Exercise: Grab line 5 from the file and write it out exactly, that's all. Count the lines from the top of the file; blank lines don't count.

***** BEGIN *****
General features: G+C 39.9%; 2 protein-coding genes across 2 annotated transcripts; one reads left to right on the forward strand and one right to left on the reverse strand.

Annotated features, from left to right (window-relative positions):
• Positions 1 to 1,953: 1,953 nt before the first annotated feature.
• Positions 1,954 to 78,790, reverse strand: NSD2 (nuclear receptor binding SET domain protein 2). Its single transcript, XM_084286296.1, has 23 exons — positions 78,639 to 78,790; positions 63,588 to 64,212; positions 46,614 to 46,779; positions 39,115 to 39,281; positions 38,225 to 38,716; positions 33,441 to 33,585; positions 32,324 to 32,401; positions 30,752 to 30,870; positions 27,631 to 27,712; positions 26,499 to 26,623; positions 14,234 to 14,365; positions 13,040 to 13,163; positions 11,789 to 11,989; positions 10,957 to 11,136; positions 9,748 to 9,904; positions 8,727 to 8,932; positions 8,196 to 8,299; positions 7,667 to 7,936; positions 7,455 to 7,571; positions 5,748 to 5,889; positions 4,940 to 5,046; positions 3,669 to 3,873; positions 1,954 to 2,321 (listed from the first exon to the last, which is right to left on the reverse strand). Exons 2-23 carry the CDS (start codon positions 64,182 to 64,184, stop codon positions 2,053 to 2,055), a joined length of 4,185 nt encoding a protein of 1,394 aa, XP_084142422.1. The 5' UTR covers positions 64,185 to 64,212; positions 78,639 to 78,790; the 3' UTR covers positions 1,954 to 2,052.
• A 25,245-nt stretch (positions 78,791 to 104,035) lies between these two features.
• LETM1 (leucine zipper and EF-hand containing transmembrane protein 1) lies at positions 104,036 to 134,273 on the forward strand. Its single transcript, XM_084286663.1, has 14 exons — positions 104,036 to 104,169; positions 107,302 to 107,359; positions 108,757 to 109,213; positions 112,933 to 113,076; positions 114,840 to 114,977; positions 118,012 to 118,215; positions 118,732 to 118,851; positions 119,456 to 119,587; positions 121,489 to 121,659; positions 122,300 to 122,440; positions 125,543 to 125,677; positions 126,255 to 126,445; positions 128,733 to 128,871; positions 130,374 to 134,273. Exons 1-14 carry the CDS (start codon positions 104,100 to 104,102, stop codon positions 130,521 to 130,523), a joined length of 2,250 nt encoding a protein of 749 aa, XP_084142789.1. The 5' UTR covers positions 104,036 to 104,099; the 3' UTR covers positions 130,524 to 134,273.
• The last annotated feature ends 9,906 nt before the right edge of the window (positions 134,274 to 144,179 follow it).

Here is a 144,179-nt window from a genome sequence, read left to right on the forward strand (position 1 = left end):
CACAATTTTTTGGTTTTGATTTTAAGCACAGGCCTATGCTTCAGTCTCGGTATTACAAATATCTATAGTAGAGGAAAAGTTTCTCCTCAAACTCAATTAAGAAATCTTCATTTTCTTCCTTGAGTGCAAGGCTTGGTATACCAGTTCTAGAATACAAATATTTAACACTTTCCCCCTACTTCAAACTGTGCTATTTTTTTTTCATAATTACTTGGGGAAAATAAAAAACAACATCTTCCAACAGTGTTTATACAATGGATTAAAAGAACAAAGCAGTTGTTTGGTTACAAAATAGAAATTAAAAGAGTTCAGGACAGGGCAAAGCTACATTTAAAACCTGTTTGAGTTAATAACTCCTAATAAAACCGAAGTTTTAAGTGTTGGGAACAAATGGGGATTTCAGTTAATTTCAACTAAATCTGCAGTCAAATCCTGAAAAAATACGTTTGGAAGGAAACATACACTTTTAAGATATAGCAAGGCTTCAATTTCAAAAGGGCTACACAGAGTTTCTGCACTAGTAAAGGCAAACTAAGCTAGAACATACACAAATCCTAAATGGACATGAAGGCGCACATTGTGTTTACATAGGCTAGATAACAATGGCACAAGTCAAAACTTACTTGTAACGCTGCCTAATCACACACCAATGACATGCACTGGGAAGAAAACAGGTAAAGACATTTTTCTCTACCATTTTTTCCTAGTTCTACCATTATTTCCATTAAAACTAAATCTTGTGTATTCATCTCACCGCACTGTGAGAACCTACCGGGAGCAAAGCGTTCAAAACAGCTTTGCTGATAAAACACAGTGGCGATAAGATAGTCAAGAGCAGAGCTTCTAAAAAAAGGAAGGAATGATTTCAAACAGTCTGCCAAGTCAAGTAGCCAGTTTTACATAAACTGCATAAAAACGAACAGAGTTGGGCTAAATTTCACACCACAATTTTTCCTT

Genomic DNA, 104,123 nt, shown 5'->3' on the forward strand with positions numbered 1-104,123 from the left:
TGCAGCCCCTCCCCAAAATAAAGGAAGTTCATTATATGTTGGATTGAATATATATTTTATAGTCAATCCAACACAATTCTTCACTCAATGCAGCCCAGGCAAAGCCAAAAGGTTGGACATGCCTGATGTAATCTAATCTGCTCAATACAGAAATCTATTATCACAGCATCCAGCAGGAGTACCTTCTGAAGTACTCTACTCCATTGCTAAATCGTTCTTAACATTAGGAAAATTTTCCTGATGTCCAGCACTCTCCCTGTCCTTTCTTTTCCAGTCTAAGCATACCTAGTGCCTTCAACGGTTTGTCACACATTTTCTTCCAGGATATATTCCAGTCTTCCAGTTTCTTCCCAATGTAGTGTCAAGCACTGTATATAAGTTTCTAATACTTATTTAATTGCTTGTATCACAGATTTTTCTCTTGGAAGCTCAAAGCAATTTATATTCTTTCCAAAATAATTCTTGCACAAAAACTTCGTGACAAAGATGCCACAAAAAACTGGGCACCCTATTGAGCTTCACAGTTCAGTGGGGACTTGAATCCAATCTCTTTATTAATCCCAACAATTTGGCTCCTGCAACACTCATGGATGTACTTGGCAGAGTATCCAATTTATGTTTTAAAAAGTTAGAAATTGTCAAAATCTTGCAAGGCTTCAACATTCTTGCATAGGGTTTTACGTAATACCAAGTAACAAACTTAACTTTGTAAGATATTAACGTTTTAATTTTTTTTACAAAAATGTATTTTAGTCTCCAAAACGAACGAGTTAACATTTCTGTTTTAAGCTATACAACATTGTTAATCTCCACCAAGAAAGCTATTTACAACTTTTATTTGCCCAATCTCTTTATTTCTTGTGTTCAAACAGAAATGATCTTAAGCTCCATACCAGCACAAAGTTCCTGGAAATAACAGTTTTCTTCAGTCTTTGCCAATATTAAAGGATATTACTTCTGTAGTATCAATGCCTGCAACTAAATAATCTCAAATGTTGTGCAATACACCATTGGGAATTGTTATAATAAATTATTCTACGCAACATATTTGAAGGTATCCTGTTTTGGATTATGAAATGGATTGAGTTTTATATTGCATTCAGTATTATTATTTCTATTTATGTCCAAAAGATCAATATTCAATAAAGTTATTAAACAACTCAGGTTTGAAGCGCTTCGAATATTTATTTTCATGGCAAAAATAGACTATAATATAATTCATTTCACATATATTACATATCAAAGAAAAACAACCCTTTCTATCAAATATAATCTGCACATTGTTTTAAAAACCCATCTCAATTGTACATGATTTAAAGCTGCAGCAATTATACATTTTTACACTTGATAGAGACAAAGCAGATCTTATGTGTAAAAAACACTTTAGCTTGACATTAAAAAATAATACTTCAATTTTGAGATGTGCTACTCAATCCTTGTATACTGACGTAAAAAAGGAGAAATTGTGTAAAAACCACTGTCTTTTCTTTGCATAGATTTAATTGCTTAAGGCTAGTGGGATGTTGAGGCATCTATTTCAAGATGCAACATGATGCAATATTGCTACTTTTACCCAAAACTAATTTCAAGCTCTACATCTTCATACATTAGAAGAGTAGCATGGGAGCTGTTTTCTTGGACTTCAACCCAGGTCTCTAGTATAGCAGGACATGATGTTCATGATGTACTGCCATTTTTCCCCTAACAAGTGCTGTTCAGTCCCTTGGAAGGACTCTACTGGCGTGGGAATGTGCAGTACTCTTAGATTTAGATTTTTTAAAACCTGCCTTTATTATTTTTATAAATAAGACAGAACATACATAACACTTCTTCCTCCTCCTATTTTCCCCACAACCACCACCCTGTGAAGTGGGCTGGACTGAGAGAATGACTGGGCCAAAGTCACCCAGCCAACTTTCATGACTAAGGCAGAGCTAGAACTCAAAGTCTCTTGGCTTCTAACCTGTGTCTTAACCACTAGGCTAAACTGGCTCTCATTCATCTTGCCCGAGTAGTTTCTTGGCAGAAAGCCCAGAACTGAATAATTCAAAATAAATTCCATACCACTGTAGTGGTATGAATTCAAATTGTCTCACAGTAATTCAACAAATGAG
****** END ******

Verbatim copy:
• A 25,245-nt stretch (positions 78,791 to 104,035) lies between these two features.